Adding to the unease among foreign investors was the uncertainty regarding the fate of Nomura's head of China investment banking, Charles Wang Zhonghe. Chinese authorities overseeing the firm's banking operations have reportedly instructed him not to leave the mainland, further contributing to the apprehension surrounding the Chinese financial landscape. The ban is reportedly connected to an investigation into Bao Fan, a Chinese tech dealmaker who disappeared in February. China has recently cracked down on financiers, vowing to smash “financial elitism” and “worship of wealth.”
— U.S. Ambassador to Japan accuses China of fishing in Japan's waters, Calls It ‘economic coercion'. U.S. Ambassador to Japan, Rahm Emanuel, accused Chinese fishing boats of operating in Japan's exclusive economic zone, despite China's ban on all Japanese seafood. Emanuel made this claim on social media, posting pictures of Chinese vessels fishing off Japan's coast on September 15 and using the hashtag #Fukushima. The Chinese ban on Japanese seafood is linked to concerns about water being released from the Fukushima nuclear plant.
In a speech at a Tokyo university, Emanuel characterized China's actions as "economic coercion" and questioned whether it was a public health issue if China continued fishing in those waters despite the ban. This comes in the wake of a report suggesting that President Joe Biden's aides had asked Emanuel to refrain from posting provocative messages on social media directed at Chinese President Xi Jinping. The National Security Council reportedly expressed concerns that Emanuel's comments could undermine efforts to improve relations with China, including a potential meeting between Biden and Xi in the fall. However, Emanuel's spokesperson disputed this report.
China responds. In response to Emanuel's recent comments, the Chinese foreign ministry called on him to stop supporting Japan's actions and accused the U.S. of being biased in favor of Japan.
— USTR reiterates commitment to WTO reform, focusing on dispute settlement. Katherine Tai, the U.S. Trade Representative, emphasized the United States' dedication to reforming the World Trade Organization (WTO), addressing criticism that the U.S. has been slow in updating the trade body's outdated rules. Speaking Friday (Sept. 22) at the Center for Strategic and International Studies in Washington, Tai stated that the U.S. is actively working on a comprehensive reform agenda aimed at enhancing transparency, strengthening the WTO's negotiating capabilities, and revitalizing its dispute-settlement system.
But Tai made it clear that the Biden administration is not seeking to "restore" the WTO appellate body, which serves as a kind of supreme court for trade disputes but ceased functioning in 2020 due to former President Donald Trump's blocking of new appointments. She stressed that the goal is not to revert to the previous state of affairs but to instill confidence that the system is fair and empower member nations to resolve their disputes effectively.
The paralysis of the WTO's appellate body has made it difficult for member countries to obtain trade justice amid growing global economic tensions. While countries can still file disputes at the WTO, a losing party can effectively veto WTO rulings by appealing into uncertainty.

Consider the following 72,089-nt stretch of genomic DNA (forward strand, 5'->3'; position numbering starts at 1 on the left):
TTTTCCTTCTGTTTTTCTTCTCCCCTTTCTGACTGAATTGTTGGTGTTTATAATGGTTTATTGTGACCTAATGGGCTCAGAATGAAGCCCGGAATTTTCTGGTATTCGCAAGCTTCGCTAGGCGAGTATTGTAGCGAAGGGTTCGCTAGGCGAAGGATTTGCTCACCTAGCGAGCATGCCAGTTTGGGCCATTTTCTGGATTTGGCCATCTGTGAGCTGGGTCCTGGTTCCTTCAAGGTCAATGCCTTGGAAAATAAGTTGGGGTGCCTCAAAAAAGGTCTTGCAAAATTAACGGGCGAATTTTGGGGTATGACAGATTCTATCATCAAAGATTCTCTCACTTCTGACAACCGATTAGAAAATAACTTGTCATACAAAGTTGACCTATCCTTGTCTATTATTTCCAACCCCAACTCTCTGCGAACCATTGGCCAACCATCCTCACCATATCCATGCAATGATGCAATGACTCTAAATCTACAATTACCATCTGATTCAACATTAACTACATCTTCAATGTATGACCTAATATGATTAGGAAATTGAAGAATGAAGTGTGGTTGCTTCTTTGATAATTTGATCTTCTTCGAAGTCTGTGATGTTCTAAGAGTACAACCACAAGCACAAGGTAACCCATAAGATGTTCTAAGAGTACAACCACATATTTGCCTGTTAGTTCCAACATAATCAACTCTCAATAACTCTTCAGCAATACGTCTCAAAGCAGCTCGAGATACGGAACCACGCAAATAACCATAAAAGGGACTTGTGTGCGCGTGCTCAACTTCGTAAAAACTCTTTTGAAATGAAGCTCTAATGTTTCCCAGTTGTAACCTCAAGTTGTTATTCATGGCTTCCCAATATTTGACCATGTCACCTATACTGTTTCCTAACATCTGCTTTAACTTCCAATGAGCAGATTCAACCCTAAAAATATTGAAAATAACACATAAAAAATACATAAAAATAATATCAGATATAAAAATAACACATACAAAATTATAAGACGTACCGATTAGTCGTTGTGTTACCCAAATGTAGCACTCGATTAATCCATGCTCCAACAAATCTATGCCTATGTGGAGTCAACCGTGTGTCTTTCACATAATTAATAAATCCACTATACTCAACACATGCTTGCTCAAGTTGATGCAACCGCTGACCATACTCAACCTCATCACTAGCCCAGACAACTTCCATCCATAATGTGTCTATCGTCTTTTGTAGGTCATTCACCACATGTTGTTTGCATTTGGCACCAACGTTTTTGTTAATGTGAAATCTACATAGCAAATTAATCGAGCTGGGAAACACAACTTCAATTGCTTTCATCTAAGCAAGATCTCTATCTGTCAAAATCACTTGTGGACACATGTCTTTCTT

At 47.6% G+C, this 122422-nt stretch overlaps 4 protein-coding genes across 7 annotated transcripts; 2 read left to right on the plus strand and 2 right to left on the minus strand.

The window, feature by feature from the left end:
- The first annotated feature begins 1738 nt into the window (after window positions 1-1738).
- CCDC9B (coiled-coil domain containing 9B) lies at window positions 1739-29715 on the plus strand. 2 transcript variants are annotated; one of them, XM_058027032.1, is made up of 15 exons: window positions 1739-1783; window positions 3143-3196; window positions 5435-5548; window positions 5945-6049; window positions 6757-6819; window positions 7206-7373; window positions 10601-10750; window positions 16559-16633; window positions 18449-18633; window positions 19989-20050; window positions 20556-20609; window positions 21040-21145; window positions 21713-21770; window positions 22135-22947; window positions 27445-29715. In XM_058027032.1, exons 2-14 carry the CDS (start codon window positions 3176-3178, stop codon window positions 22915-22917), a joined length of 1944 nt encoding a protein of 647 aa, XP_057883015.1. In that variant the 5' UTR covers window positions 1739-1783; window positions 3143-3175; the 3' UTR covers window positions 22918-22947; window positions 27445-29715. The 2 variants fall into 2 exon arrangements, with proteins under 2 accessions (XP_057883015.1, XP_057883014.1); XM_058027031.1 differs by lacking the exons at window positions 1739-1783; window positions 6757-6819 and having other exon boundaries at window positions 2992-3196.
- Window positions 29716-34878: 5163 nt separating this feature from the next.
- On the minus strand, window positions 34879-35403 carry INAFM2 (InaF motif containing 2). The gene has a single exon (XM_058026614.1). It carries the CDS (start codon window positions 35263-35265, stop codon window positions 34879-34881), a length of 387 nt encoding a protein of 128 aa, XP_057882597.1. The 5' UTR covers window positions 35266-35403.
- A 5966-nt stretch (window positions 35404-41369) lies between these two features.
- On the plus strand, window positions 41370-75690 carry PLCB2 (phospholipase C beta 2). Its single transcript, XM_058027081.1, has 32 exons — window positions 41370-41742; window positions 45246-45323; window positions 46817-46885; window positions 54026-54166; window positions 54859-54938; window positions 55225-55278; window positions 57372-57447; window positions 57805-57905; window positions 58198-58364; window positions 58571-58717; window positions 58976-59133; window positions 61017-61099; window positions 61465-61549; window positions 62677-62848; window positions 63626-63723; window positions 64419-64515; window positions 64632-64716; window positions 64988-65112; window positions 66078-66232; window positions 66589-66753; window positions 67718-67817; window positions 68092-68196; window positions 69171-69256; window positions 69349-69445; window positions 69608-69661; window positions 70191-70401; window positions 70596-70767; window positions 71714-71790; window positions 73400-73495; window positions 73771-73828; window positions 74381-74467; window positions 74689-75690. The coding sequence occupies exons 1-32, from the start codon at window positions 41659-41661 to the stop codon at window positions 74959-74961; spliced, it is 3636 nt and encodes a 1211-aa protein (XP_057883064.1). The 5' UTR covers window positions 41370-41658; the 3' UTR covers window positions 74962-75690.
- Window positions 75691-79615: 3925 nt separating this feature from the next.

Tai outlined four specific goals for reforming the dispute settlement system, including providing practical alternatives to litigation, limiting dispute rulings to what is necessary to resolve disputes, addressing judicial overreach, and correcting panel reports that second-guess members' legitimate national-security judgments.
Skepticism remains high among U.S. allies and adversaries who have observed the Biden administration's limited use of the system. Instead of filing dispute-settlement cases, the U.S. has engaged in bilateral negotiations with key trading partners to resolve trade disputes outside the WTO framework. Additionally, some observers note the U.S. has maintained WTO-illegal tariffs, blocked new appointments to the appellate body, and pursued domestic subsidies, raising doubts about its commitment to reforming the WTO.
Next month, the WTO will host a senior officials' meeting to discuss the 2022 pledge to restore a fully functioning dispute-settlement system by 2024. Expectations for a breakthrough remain low, particularly with the 2024 deadline coinciding with a U.S. presidential election year. Many believe the Biden administration may be reluctant to invest political capital in repairing a system perceived as failing to address China's trade abuses effectively.
— Toyota aims to triple electric vehicle production by 2025 in electrification drive. Toyota Motor is planning to significantly accelerate its electric vehicle (EV) production, aiming to triple its output in 2025 compared to its 2024 target. This move is part of Toyota's efforts to catch up with competitors such as Tesla and BYD in the EV market. The automaker informed its major parts suppliers of its plans to increase the production of Toyota and Lexus brand EVs to 600,000 units by 2025, up from the 2024 target of 190,000 units. In 2022, Toyota sold 24,000 EVs. Toyota's broader production goal for 2023 is to manufacture over 10 million vehicles, including approximately 150,000 EVs. By 2025, the company aims to produce 11 million vehicles, with EVs accounting for 5% to 6% of the total. These production figures also include original equipment manufacturer (OEM) models. An executive from a parts company estimates that Toyota's EV sales in 2025 will reach around 800,000 units, including OEM sales.
To achieve these targets, Toyota is planning to introduce new EV models, including an EV Hilux in Thailand, electric SUVs in China and the U.S. next year, and an electric Lexus ES in Japan in 2025. The company is also collaborating with Suzuki Motor and subsidiary Daihatsu Motor to develop EV versions of mini commercial vehicles.